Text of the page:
Thursday, December 3, 2015

It's Just As Bad As You Thought

Persistent Aggravating Barking

Yet again, that terrible Dog gets on his little Soap Box and barks and barks and barks.

Josh Hoxie, director of the Project on Opportunity and Tax at the Institute for Policy Studies, recently published a study with a colleague, Chuck Collins, entitled "Billionaire Bonanza: The Forbes 400 and the Rest of Us".  Hoxie also contributed a piece to Reuters, providing an extremely high-level summary of the issues and alternatives. An even shorter form version: It's every bit as bad as you may have thought.

Or, maybe not -- it's possible people out there simply don't give a damn any longer. Or, they believe that Trumpolina will lead us "back to greatness", that Greg Stillson Ted Cruz will lead us all to Big Jesus. Once again, America -- holding a tear-stained image of Saint Ronald The Dim -- will sit tall in the saddle at the top of the Darwinian heap.

It's just possible that a large number of people are so willfully ignorant that they don't understand: If the current situation continues, their children and grandchildren will live at an enforced lower standard of living. All to benefit a tiny number of 'Owners.'  
...the richest 400 people in the United States together possess more wealth than over 60 percent of the country, a striking 194 million people and more than the populations of Mexico and Canada combined...

The Forbes 400 members have a combined fortune of $2.3 trillion. This is more than the gross domestic product of India, a country with more than a billion people. By comparison, the typical American family has about $81,000 in wealth — their total combined assets minus their debt. [It would take the combined wealth of] 36 million such typical families [to equal] the wealth of the Forbes 400.

The wealth gap in America is especially startling for people of color. Median household wealth for African-Americans is just $11,000 and for Latinos is $13,700...
Obligatory Cute Small Animal Photo In Middle Of Blog Ogg Ogg
This rising inequality, which has accelerated in the last decade, has devastating implications. Extreme inequality has been linked to negative health effects... for everyone in these unequal societies, not just those at the bottom. In fact, according to British public health researcher Richard Wilkinson, we are better off living in a community with a lower standard of living but greater equality than living in a community with a higher income, but more extreme inequality...  [because] greater inequality tears the social fabric of society — we care less for each other and collectively suffer as a result.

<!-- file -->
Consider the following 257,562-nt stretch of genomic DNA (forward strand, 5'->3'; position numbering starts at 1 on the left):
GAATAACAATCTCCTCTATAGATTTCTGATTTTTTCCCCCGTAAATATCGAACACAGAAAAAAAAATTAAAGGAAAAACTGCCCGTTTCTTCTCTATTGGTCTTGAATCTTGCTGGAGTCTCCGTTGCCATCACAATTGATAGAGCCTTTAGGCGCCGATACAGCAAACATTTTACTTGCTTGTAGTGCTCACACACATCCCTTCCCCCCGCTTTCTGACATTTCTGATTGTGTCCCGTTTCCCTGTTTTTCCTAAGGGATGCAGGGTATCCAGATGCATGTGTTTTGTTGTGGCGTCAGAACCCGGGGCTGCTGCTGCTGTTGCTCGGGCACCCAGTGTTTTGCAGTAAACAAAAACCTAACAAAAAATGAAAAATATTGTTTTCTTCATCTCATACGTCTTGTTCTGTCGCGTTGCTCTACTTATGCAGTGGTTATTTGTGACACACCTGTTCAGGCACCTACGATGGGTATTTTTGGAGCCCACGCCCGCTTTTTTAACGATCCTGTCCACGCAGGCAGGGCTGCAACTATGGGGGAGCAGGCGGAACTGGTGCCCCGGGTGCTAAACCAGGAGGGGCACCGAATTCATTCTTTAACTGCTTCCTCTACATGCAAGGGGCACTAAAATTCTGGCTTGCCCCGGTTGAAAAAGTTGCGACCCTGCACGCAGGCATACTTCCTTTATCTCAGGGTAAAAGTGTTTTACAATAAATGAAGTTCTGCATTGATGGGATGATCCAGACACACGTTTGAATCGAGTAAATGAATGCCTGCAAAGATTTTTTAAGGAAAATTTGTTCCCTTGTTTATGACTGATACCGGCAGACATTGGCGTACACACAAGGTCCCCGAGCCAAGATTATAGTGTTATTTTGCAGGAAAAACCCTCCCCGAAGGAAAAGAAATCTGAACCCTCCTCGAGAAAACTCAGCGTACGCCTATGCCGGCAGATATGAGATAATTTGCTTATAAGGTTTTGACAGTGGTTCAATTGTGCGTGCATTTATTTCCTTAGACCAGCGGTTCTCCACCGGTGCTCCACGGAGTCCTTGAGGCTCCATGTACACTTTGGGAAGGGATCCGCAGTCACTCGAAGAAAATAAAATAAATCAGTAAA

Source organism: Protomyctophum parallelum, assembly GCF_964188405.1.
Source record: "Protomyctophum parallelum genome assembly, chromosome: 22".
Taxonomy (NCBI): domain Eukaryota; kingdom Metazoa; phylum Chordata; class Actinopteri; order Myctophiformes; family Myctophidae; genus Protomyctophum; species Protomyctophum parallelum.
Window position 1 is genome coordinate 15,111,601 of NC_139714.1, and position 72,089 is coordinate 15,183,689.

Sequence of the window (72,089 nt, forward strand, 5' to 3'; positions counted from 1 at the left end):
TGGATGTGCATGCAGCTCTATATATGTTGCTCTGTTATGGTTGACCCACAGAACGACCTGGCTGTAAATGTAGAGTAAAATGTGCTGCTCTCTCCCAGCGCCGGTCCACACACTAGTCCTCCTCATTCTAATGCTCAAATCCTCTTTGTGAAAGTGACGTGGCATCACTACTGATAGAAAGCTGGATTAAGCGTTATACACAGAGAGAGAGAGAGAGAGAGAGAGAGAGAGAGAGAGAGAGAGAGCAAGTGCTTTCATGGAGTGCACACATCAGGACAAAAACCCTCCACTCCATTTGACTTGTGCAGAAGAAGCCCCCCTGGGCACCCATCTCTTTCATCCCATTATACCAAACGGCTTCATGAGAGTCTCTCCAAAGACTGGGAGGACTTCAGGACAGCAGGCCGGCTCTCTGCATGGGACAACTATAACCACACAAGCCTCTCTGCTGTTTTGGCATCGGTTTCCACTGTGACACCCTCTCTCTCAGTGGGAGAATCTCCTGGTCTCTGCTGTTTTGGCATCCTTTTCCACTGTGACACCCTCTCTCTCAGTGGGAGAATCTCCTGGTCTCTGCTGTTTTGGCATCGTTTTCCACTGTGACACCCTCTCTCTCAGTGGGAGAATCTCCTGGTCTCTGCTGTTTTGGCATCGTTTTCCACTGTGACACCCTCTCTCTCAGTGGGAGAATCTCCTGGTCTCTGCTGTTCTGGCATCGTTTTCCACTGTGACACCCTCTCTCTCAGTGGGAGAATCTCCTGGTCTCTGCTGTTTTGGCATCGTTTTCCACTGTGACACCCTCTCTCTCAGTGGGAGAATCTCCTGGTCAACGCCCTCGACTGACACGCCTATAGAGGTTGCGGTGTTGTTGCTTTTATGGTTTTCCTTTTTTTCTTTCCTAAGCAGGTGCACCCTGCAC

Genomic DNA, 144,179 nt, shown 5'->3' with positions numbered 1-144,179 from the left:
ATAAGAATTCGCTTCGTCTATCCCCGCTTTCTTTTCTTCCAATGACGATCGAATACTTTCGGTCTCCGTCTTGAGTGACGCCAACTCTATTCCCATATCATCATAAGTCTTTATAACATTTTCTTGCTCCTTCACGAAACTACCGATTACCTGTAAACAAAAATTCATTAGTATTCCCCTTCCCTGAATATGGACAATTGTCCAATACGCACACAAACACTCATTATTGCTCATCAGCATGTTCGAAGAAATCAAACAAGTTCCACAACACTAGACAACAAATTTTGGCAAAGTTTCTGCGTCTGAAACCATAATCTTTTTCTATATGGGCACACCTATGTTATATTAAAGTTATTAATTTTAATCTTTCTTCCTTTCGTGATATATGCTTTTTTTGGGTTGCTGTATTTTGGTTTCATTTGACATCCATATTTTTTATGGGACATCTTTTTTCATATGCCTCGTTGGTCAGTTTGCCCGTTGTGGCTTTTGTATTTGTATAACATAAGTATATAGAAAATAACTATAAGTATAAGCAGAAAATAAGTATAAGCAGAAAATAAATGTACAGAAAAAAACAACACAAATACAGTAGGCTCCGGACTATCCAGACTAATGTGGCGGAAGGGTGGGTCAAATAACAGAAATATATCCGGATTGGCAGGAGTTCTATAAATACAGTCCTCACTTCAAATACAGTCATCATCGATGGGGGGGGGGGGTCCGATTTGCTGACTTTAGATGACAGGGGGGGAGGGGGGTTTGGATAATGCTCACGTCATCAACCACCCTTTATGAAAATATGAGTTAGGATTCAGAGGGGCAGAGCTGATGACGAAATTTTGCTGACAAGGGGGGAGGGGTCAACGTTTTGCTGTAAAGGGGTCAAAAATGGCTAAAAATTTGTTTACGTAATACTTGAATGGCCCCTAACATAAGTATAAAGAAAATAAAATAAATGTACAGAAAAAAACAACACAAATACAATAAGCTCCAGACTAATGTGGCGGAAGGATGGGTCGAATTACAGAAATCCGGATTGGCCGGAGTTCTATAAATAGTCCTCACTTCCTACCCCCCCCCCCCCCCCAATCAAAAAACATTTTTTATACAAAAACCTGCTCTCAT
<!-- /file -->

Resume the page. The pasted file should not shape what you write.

High levels of inequality also erode social mobility — the ability of those born into poverty to climb the economic ladder into the ranks of the middle class. This is the result of a now-broken ladder of opportunity — the public investments in things like housing, education, and healthcare for those at the bottom and middle required to help people build wealth. Today, the United States is among the least socially mobile... countries in terms of earnings: children are less likely to earn more in real terms than their parents did...

Instituting a wealth tax or any other policy that strikes at the growing wealth divide is unthinkable in our current Congress, which has shown little interest in serious discussion about tax reform, especially before the presidential election. But a generation ago, the thought that Americans would be experiencing such massive inequality seemed similarly unlikely. If we fail to take bold action, wealth will continue to concentrate into fewer and fewer hands.
In the early Go-Go, "Lil' Boots" Bush years, the Department of Labor's bureau of statistics simply stopped reporting the number of layoffs announced in the U.S., and the amount of U.S. currency in circulation (a reference point known as M2).  Just -- stopped.  The CBO was also told to stop publishing a report which detailed how much the top layer of Our Wealthy paid in taxes, as compared with "ordinary" Americans.

When studies like Hoxie and Collins' are no longer news items; when reports that document how much of a Gilded Age is being created, at the expense of most of us, are no longer published or funded -- then you'll know things will have changed sufficiently that polite conversation, or impassioned civil discourse, won't be enough to bring about any kind of relief.

Past a certain point, the old claim that simply to be here in America -- to "live in the greatest country on earth" won't mean as much. And that thought should concern those 400 people in Forbes' little list. It ought to concern them deeply.  But I doubt it.

MEHR, UND NOCH IMMER MEHR:  Not like things have changed in half a decade.

And it's not like I haven't barked about all this over and over, and again and again, as if repeating the same facts ten different ways might help bring about that change we all talk about but never see.  Talk about ego.

And, I don't have a good feeling about this mission. You shouldn't, either.

 Additional Obligatory Cute Small Animal Photo At Close Of Blog Thing

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